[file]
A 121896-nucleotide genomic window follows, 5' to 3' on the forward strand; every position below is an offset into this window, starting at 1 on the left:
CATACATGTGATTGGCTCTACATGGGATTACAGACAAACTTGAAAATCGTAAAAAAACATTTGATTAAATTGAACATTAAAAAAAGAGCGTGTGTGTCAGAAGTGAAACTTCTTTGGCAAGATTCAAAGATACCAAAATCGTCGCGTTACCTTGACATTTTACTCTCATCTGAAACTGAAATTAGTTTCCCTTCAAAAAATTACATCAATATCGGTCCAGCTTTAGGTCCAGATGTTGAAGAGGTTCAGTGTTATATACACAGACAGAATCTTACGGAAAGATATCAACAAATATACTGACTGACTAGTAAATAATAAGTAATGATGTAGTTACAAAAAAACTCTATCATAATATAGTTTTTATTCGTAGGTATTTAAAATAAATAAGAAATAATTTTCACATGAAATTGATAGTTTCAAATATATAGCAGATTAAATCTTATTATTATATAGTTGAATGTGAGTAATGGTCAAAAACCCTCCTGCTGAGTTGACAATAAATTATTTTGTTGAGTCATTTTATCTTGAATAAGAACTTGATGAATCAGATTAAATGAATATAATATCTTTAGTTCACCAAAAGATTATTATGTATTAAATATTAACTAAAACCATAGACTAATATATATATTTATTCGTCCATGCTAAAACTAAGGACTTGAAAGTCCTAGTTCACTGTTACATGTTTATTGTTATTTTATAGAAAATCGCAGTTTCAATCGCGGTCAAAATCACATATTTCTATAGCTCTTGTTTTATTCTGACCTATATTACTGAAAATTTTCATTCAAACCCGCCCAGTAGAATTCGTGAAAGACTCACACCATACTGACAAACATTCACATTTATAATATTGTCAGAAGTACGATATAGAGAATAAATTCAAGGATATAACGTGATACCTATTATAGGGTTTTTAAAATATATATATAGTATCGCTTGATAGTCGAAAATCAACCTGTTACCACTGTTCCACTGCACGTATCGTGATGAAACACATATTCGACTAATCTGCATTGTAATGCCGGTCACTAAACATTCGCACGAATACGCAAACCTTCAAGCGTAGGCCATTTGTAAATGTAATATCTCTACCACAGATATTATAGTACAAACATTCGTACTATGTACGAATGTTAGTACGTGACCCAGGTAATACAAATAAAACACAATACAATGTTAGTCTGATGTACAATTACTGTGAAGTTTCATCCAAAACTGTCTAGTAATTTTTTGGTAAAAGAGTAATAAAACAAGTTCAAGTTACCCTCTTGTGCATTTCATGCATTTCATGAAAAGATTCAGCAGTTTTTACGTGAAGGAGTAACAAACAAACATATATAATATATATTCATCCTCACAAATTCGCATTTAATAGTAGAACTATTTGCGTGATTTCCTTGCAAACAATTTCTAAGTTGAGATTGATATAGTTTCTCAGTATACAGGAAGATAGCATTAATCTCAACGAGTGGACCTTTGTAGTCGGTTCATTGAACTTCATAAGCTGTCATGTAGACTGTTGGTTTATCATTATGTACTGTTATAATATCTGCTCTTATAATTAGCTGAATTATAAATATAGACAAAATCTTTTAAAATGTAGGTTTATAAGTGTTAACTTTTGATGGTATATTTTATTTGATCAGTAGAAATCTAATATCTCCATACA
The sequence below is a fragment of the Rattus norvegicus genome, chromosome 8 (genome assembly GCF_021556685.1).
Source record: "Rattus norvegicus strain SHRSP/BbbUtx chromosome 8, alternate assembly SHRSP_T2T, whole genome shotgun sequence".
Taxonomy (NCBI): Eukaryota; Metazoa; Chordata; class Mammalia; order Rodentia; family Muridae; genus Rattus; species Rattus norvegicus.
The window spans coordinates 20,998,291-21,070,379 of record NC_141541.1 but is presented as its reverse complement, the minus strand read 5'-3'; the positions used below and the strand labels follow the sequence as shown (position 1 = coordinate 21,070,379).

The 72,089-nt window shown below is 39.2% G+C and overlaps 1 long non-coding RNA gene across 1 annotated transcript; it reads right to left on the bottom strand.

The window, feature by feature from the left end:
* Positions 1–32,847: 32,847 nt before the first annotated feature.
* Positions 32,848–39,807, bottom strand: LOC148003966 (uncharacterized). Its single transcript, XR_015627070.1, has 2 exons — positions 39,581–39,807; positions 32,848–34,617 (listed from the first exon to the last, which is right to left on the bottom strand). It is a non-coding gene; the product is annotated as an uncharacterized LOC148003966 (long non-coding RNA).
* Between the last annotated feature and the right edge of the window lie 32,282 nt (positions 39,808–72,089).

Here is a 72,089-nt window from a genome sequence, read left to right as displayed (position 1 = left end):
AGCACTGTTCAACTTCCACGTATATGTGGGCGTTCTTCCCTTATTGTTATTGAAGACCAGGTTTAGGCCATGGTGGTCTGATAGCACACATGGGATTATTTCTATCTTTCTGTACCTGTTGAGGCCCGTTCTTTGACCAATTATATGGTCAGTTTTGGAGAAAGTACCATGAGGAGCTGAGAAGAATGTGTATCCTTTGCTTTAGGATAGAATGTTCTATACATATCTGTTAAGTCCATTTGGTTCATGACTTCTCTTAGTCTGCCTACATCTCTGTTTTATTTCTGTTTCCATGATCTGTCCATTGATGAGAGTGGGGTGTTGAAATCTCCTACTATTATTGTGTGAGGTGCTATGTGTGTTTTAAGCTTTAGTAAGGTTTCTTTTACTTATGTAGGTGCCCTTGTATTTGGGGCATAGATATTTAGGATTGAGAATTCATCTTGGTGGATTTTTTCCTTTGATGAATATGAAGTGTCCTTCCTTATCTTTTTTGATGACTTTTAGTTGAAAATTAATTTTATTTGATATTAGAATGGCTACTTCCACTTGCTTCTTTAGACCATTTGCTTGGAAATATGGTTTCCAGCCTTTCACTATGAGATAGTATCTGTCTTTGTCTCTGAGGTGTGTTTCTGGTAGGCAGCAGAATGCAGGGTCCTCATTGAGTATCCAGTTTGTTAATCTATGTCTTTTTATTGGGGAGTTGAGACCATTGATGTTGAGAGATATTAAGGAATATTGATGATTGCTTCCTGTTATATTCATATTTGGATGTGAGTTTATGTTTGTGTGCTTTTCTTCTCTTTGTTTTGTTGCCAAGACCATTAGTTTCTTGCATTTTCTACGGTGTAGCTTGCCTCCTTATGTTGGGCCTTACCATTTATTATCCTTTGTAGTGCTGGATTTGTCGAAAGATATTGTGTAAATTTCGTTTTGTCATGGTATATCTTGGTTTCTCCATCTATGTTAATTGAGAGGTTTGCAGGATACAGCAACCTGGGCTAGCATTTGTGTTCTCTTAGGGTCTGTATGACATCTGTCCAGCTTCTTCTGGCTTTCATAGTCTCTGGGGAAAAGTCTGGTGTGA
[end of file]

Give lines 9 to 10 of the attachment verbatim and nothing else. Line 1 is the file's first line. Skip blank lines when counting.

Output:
* Positions 1–32,847: 32,847 nt before the first annotated feature.
* Positions 32,848–39,807, bottom strand: LOC148003966 (uncharacterized). Its single transcript, XR_015627070.1, has 2 exons — positions 39,581–39,807; positions 32,848–34,617 (listed from the first exon to the last, which is right to left on the bottom strand). It is a non-coding gene; the product is annotated as an uncharacterized LOC148003966 (long non-coding RNA).